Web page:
Looking at Round Rock Department of Transportation data, northbound and southbound arterial roadways have substantially climbed in use in the past decade. Mays Street traffic counts have risen by 48 percent since 2008. A.W. Grimes has spiked more dramatically in that same time, with traffic counts up by 82.6 percent.
The Kenney Fort extension will direct some northbound and southbound local traffic off A.W. Grimes, Hudder said, and the city and county have coordinated on plans to expand Mays.
According to Hudder, designs are being drawn to run Mays parallel with I-35 throughout the entirety of Round Rock, all the way from Pflugerville on the southern end of town up to Georgetown.
GROWTH AND CONGESTION
According to U.S. Census Bureau data, Williamson County experienced a 25 percent growth in its population from 2010-16, resulting in approximately 100,000 more county residents. In that same time, Round Rock grew by 21 percent, picking up close to 20,000 residents.
As the population has ballooned, more and more drivers are electing to use I-35 as their primary route of travel.
In 2010, the highest average of drivers at any point through Round Rock was 175,000 vehicles per day, according to the oldest publicly available TxDOT data. Six years later, the highest average was 236,000 vehicles per day.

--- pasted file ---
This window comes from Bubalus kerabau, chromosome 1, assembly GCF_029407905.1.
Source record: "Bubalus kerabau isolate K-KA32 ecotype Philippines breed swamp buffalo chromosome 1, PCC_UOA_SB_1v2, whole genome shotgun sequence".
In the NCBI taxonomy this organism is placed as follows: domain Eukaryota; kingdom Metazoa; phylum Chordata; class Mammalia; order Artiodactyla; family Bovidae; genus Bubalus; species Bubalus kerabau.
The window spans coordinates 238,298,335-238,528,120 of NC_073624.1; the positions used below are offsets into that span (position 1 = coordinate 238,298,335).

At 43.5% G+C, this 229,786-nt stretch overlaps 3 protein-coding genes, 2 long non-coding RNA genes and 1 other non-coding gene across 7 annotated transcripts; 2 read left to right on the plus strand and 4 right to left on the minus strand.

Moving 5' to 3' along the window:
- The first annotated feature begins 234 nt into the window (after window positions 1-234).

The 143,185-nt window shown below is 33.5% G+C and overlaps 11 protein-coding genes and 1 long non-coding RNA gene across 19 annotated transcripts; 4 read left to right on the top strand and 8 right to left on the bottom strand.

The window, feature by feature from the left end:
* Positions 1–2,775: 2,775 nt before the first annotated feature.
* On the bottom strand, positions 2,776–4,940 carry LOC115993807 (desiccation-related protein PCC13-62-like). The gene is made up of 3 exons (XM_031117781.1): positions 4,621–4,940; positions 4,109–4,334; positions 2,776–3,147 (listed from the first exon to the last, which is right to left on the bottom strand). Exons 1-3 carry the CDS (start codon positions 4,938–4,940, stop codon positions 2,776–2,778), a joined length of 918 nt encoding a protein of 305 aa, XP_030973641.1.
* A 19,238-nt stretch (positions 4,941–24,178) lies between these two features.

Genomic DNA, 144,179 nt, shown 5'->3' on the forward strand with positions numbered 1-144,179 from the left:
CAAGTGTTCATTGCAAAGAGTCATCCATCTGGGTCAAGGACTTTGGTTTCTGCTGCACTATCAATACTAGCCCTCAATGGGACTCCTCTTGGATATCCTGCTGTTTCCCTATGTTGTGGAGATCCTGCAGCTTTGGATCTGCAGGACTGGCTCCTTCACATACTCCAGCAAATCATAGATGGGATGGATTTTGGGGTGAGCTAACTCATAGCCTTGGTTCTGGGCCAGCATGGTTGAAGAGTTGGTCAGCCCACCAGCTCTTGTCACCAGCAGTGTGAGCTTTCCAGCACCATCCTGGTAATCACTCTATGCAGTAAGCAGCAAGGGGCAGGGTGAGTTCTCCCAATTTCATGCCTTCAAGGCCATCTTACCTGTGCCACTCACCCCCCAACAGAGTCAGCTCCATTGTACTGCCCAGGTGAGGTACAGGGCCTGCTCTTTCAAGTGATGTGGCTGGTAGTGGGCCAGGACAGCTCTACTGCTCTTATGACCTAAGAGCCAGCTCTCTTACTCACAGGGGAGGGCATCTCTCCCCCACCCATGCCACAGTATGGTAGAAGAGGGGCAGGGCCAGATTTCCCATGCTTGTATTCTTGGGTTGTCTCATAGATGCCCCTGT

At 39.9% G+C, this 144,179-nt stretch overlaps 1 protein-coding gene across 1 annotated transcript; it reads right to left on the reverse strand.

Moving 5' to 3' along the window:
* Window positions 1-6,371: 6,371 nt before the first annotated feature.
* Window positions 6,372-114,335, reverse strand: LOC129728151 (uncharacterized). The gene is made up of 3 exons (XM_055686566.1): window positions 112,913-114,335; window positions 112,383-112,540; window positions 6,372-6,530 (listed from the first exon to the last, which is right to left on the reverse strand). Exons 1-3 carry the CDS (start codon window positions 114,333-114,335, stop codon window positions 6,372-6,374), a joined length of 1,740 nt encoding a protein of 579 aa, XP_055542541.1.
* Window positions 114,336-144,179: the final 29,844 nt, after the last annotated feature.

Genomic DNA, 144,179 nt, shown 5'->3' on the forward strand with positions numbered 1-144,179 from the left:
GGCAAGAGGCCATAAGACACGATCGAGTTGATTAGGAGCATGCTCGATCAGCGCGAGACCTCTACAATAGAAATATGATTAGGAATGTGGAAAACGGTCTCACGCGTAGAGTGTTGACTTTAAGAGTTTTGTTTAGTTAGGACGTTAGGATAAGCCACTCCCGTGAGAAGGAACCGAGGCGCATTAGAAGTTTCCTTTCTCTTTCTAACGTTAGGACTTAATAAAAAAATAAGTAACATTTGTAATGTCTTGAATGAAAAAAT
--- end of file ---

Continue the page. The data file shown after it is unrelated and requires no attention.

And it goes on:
Moving local traffic off I-35 is a vital undertaking for the city and county. The Texas Transportation Institute, a transportation research agency, predicts it will take a little under three hours to commute the 18 miles from Round Rock to downtown Austin by 2040 if no work is done to change traffic patterns on I-35.
The problem may be that design and construction simply cannot keep up with Williamson County’s extreme population growth.
“I would highlight University Boulevard. That is a horribly congested area for us. We’ve been working to widen that for five years now,” Hudder said. “Had that been anticipated and planned for differently years ago … it might have been easier for us.”